How to Manually Rotate Keys in GCP

Patrick Londa
November 28, 2022

Key rotation is a critical security practice. In GCP, you can either rotate keys by enabling automatic rotation or by rotating a key manually.

Manual rotations make sense if your key is compromised or if you are modifying your application to use a different or stronger algorithm.

In this guide, we’ll show you how to manually rotate keys using the GCP console and the gCloud CLI.

Blink Automation: Rotate GCP Keys and Send Confirmation to Slack
GCP + Slack
Try This Automation

Manually Rotating Keys in GCP

You will need to have permissions granted by the Cloud KMS Admin role to rotate keys in GCP. If you want to also do the re-encryption step below, you’ll need permissions granted by the Cloud KMS CryptoKey Encrypter/Decrypter role.

Using the GCP Console:

These are the steps to manually rotate keys in the GCP Console:

  1. Open the Key Management page from the Google Cloud Console.
  2. Select the name of the key ring that contains the key you want to create a new version for.
  3. Select the key for which you need to create a new version.
  4. Click Rotate in the displayed header.
  5. Again, click Rotate in the prompt to confirm the key rotation.

Now, you’ll see a new version of your key is created and is marked as the primary key.

If you want to use a different existing key version, you can make it primary key using these steps:

  1. Choose the key whose primary version you want to update.
  2. Click View More in the row of your intended key.
  3. Select Make primary version in the menu.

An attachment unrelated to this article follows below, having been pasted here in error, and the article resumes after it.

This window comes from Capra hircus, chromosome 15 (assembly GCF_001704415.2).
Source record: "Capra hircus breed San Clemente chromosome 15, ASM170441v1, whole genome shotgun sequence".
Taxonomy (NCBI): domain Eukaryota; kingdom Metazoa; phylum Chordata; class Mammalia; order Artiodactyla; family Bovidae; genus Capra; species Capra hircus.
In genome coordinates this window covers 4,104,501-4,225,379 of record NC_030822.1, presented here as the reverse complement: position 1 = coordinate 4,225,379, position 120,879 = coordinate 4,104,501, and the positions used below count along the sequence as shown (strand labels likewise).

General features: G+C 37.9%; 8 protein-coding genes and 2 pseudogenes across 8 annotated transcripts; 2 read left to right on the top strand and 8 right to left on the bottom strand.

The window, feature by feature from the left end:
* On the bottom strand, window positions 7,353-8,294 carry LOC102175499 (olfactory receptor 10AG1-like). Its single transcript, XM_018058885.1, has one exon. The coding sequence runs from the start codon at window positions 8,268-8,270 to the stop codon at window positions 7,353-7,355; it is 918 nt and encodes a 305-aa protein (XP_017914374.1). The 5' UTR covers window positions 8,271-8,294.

4. In the confirmation prompt, click Make primary.

If you have encrypted anything with the prior key, you’ll need to re-encrypt it with your new key, and then destroy the old key. This encryption step can only be done with the CLI and we’ll show it in the encryption section below.

Using the gCloud CLI:

To run Cloud KMS on the command line, you’ll first need to install the latest version of gCloud CLI. Once you’ve done that, you can run this command:

gcloud kms keys versions create \
    --key <KEY_NAME> \
    --keyring <KEY_RING> \
    --location <LOCATION>

You can input values for each of these parameters:

  • <KEY_NAME> refers to the name of the key.
  • <KEY_RING> refers to the name of the key ring that consists of the key you want to rotate.
  • <LOCATION> refers to the key ring Cloud KMS location.

Here’s an example:

gcloud kms keys versions create
    --key=bowser
    --keyring=castle
    --location=global

You can then set an existing key version as the primary version with this command:

gcloud kms keys update <KEY_NAME> \
    --keyring <KEY_RING> \
    --location <LOCATION> \
    --primary-version <KEY_VERSION>

The only new flag in this command is <KEY_VERSION> which refers to the version number of the new primary key.

Re-encrypting Data with a New Primary Key

If you have encrypted data with the prior key, that prior key can still be used to decrypt that data. If your key is compromised, your data will be insecure unless you re-encrypt it with your new primary key.

You should do this with the following gCloud CLI command:

gcloud kms encrypt \
    --key <KEY_NAME> \
    --keyring <KEY_RING> \
    --location <LOCATION>  \
    --plaintext-file <FILE_TO_BE_ENCRYPTED> \